Going into college, I was anticipating entering a world that was both more mature and more solidified that high school. I was hoping for a world free from high school drama, free from “popular” people, free from confusion about who I was and what it meant to be me. Ultimately, I hoped that college would not only define what it meant to be a man, but that it would make it easy to become one.
You are supposed to go into college with a major, which will then define your life’s work. College is supposed to be the last step you take to becoming a “real adult.” After college, you get a job, a car, a house, and a family. This is the time in your life you are supposed to figure it all out and then go into the “real world” with confidence. All too often however, college is viewed as the last time in your life that you can act as a kid.
While I was anticipating that some people wouldn’t progress from high school to adulthood immediately, I was shocked to learn that people don’t change just because they are now in college. In fact, I have found the only difference between college and high school guys is that college guys will shake your hand when they meet you. All of this was a significant let-down, one that greatly depressed me about what would lie ahead in the next four years. But why was I so disappointed?
For much of my life I have looked to others for guidance. As a young child, I believed my parents were omniscient and invincible. As I grew older I saw there flaws but they were nowhere near as bad as mine. Then in high school, as most teenagers do, I decided my parents were ignorant, afraid, and deeply flawed. Basically, I had discovered that my parents were just as sinful as me and my world turned upside-down.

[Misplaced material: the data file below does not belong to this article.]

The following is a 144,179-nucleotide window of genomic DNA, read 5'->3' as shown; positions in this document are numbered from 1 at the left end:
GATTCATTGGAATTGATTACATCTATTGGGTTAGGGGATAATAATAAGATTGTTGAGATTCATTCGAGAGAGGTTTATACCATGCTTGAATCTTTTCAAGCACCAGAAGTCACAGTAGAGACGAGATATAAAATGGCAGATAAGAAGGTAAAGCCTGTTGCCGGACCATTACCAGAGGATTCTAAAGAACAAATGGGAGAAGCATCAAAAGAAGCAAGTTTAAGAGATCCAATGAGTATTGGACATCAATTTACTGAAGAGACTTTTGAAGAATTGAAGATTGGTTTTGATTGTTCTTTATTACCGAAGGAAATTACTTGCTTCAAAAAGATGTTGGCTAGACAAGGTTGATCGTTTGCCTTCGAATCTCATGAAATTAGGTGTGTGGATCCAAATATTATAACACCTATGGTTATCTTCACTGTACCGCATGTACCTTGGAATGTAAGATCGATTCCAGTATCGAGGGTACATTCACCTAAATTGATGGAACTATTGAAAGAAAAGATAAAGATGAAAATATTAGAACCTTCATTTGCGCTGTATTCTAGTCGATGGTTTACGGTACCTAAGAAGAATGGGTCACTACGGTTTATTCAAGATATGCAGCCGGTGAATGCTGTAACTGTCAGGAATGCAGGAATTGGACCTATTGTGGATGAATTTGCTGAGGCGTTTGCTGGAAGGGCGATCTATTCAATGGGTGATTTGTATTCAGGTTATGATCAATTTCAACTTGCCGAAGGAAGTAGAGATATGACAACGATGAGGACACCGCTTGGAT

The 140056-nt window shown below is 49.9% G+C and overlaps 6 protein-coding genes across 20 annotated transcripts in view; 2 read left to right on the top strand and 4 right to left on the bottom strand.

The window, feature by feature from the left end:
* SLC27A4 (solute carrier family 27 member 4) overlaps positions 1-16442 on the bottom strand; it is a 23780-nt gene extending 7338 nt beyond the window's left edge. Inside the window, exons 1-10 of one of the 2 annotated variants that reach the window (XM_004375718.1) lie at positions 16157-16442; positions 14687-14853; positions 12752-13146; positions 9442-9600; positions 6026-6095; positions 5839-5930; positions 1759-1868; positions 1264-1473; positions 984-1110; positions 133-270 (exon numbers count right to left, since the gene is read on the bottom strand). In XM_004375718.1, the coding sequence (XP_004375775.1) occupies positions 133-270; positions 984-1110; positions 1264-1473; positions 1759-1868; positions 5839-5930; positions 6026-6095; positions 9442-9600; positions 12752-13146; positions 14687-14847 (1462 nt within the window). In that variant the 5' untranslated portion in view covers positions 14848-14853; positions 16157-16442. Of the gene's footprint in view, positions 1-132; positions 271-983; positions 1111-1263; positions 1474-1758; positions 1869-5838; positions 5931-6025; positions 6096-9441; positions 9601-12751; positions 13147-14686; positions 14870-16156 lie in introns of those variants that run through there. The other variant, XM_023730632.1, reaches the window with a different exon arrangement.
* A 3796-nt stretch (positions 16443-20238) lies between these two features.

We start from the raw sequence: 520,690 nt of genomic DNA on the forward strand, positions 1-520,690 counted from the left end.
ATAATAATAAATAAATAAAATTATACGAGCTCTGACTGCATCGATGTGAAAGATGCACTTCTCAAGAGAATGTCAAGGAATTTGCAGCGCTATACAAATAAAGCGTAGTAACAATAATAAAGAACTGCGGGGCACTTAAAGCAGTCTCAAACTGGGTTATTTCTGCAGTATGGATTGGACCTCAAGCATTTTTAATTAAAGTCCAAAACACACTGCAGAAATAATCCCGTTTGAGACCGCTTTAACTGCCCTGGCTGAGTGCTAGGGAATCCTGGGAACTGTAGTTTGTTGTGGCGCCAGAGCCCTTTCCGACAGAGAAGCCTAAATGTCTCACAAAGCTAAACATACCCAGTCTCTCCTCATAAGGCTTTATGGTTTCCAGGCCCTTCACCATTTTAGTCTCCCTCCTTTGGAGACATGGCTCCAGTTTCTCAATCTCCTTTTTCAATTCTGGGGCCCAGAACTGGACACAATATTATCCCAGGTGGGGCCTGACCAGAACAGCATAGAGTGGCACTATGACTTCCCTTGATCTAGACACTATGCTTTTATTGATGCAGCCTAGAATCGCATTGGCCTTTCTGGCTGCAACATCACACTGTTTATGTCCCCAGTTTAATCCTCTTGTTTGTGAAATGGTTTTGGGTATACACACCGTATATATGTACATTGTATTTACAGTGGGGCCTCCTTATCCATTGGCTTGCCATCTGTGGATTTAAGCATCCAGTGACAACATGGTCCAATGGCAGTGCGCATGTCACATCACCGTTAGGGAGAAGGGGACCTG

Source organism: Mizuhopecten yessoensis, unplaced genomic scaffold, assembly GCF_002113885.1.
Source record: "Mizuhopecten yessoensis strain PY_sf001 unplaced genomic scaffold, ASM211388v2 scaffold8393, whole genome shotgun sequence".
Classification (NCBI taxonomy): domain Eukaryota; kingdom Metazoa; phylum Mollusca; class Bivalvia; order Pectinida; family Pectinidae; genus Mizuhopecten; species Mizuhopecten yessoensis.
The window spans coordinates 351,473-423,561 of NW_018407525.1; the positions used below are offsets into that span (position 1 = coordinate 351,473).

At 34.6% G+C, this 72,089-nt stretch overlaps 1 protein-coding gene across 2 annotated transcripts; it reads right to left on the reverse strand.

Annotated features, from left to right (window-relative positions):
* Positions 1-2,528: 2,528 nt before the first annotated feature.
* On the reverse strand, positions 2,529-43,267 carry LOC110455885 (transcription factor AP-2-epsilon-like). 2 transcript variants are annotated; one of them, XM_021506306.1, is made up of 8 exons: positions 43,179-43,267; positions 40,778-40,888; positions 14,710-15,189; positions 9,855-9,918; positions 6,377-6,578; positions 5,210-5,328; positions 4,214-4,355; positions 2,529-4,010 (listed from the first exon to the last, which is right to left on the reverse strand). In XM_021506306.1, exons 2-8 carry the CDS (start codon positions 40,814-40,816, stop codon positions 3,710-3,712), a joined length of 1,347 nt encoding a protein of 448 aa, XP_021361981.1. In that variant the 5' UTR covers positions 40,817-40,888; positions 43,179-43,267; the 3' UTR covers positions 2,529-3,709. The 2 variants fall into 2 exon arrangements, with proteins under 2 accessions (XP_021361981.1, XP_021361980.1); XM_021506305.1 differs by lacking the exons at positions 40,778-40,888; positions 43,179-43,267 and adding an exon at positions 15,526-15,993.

For the first time I needed to find someone else to look up to, someone else who was smarter than me and who could show me who I truly was in a world of such uncertainty and confusion. I was convinced I would find those type of people in college and I was sorely disappointed. I tried to discover my identity through other people and I found that most of them have no clue who they are either.
This post and the ones that follow is intended to answer, to the extent of my limited knowledge on the subject, what it means to be a man. While I have read many books, heard many talks, and done quite a bit of studying on my own in order to answer this question, my greatest and truest source of information has been my father. I don’t write that in order to claim that my dad is that greatest man ever, in fact I have probably seen more flaws in him than in any other man I know, but he is a man who has allowed God to be the highest influence in how he conducts his work, leads his family, and most importantly, how he guides his heart. As I said before, my intent is not to write about my dad specifically, but to write about what he has showed me it means to be a man.
In order to answer the question “what does it mean to be a man?”, I have decided on six attributes that I believe are biblical, and that I have seen in the life of my dad. They are (in a very specific and well-planned order): integrity, loyalty, love, humility, courage, and submission. While I’m sure there are many other words that could be used to define true manhood, these are the most important. I’m also sure that everyone has heard these words, heard how they apply to what it means to be a man, and have a predisposition to what their true value is. I ask that anyone reading what I have written would not blindly reject or accept what I have to say, but that you would challenge what I write with what has been written on your own heart.
I will be posting on the various attributes as soon as possible, but if you are reading this after I have already completed some, the links are below.